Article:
Expecting the unexpected: applying the Develop-Distort Dilemma to maximize positive market impacts in health

Although health interventions start with good intentions to develop services for disadvantaged populations, they often distort the health market, making the delivery or financing of services difficult once the intervention is over: a condition called the ‘Develop-Distort Dilemma’ (DDD). In this paper, the authors describe how to examine whether a proposed intervention may develop or distort the health market. The goal is to produce a tool that facilitates meaningful and systematic dialogue for practitioners and researchers to ensure that well-intentioned health interventions lead to productive health systems while reducing the undesirable distortions of such efforts.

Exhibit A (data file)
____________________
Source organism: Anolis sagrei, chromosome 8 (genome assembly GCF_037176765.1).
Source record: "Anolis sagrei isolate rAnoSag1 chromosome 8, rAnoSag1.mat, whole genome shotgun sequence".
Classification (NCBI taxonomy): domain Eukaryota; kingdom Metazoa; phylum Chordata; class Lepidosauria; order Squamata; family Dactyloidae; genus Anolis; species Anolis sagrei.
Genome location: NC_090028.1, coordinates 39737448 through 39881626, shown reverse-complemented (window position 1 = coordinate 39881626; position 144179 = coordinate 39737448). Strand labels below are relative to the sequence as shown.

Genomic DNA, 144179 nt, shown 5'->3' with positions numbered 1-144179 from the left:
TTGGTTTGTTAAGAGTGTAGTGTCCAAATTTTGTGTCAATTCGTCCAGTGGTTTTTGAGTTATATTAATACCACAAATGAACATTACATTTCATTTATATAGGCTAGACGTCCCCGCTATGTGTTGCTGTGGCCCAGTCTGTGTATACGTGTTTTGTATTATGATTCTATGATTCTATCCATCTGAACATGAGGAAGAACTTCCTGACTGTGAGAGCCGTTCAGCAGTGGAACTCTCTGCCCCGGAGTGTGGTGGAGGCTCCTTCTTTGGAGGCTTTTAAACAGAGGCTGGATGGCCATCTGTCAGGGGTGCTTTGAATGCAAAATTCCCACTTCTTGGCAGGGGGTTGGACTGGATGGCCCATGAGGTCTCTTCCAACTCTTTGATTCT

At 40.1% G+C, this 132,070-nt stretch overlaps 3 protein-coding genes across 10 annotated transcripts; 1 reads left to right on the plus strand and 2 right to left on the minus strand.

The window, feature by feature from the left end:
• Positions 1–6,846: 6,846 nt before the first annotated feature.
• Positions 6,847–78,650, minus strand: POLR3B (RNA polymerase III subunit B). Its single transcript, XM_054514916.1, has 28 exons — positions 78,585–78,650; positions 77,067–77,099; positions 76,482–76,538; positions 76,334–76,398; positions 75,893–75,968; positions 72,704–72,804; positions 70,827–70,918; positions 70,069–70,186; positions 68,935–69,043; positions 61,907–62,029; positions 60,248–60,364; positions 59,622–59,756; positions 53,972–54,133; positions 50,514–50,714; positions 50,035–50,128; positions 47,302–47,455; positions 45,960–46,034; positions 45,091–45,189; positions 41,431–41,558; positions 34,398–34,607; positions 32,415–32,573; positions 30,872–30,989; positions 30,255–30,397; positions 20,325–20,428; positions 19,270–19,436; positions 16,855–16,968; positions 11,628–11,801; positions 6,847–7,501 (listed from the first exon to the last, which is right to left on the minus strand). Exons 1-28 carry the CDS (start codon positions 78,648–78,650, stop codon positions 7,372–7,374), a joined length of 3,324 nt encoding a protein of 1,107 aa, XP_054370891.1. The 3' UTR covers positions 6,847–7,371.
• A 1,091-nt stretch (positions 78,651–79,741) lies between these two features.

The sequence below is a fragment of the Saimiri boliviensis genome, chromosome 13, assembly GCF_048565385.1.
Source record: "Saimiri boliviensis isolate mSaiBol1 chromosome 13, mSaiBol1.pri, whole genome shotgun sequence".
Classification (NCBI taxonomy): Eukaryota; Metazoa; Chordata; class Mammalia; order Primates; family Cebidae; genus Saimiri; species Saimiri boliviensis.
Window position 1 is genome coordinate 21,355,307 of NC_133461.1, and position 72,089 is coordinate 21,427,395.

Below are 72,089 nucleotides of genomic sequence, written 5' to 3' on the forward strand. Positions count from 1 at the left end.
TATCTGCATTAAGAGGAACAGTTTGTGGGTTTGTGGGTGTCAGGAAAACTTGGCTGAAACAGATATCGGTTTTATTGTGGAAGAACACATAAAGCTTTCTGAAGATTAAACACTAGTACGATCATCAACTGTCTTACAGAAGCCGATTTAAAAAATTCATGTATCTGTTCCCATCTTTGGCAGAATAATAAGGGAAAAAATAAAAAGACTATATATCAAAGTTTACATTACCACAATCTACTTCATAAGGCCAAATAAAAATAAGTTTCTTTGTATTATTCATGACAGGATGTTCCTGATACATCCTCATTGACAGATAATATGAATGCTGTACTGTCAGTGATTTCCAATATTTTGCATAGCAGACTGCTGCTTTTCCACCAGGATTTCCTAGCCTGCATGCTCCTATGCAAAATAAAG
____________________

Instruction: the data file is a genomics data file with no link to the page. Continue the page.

The DDD tool is applied to plan for development rather than distortions in health markets, using intervention research being conducted under the Future Health Systems consortium in Bangladesh, China and Uganda. Through a review of research proposals and interviews with principal investigators, the researchers use the DDD tool to systematically understand how a project fits within the broader health market system, and to identify gaps in planning for sustainability. They found that while current stakeholders and funding sources for activities were easily identified, future ones were not. The implication is that the projects could raise community expectations that future services will be available and paid for, despite this actually being uncertain. Each project addressed the ‘rules’ of the health market system differently. The China research assesses changes in the formal financing rules, whereas Bangladesh and Uganda’s projects involve influencing community level providers, where informal rules are more important. In each case, the research recognises the importance of building trust between providers, communities and government officials. Each project could both develop and distort local health markets. Anyone intervening in the health market must recognise the main market perturbations, whether positive or negative, and manage them so as to maximize the benefits to the health system and population health.

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